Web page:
FEBRUARY IS TEEN DATING VIOLENCE AWARENESS MONTH!
Every year, approximately 1.5 million high school students nationwide experience physical abuse from a dating partner. It is also known that 3 in 4 parents have never talked to their children about domestic violence. In light of these alarming facts, every year during the month of February advocates join efforts to raise awareness about dating violence, highlight promising practices, and encourage communities to get involved.
There are many resources available to provide information and support to victims and assist service providers and communities to decrease the prevalence of dating violence among young people. Anyone can make this happen by raising awareness about the issue, saying something about abuse when you see it and organizing your community to make a difference. Take Action!
Learn About Teen Dating Violence
Teen dating violence (TDV) is defined as a pattern of abuse or threat of abuse against teenaged dating partners, occuring in different forms, including verbal, emotional, physical, sexual and digital. TDV occurs across diverse groups and cultures.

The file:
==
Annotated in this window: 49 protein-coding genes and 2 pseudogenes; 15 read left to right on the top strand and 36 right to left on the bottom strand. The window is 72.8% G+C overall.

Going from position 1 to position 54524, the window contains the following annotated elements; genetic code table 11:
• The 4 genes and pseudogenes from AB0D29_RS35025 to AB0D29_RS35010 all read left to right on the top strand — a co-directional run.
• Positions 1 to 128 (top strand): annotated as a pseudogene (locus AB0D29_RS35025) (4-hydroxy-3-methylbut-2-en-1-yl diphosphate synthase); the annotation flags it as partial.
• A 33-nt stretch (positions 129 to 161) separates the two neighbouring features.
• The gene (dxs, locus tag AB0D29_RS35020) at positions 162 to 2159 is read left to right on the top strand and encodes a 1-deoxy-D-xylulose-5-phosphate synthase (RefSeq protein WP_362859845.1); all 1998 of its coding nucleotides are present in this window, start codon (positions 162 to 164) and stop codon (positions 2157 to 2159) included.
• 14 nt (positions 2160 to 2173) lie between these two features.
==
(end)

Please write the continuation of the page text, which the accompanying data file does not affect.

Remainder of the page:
Although the dynamics of TDV are similar to adult domestic violence, the forms and experience of TDV, as well as the challenges in seeking and providing services, make the problem of TDV unique.
The National Resource Center on Domestic Violence and VAWnet have developed an Online Special Collection: Preventing and Responding to Teen Dating Violence. Recently updated, this Special Collection emphasizes collaborative and multilevel approaches to the prevention of and response to teen dating violence. This year’s updates include additional resources for teachers and school-based professionals and a new section to support the efforts of pregnancy prevention advocates and adolescent sexual health practitioners in addressing adolescent relationship abuse.
For the past ten years, Break the Cycle and the Love Is Not Abuse Campaign have been hosting It’s Time To Talk Day. This awareness campaign aims to generate conversations about healthy relationships and prevent teen dating violence and abuse. This year, the NO MORE campaign developed a toolkit titled “How to Start a Conversation: Talking About Dating and Healthy Relationships Step-by-Step”.
Because starting a conversation with teens can be daunting, the toolkit provides parents with an easy to follow guide complete with sample open-ended questions to start a conversation about teen dating violence.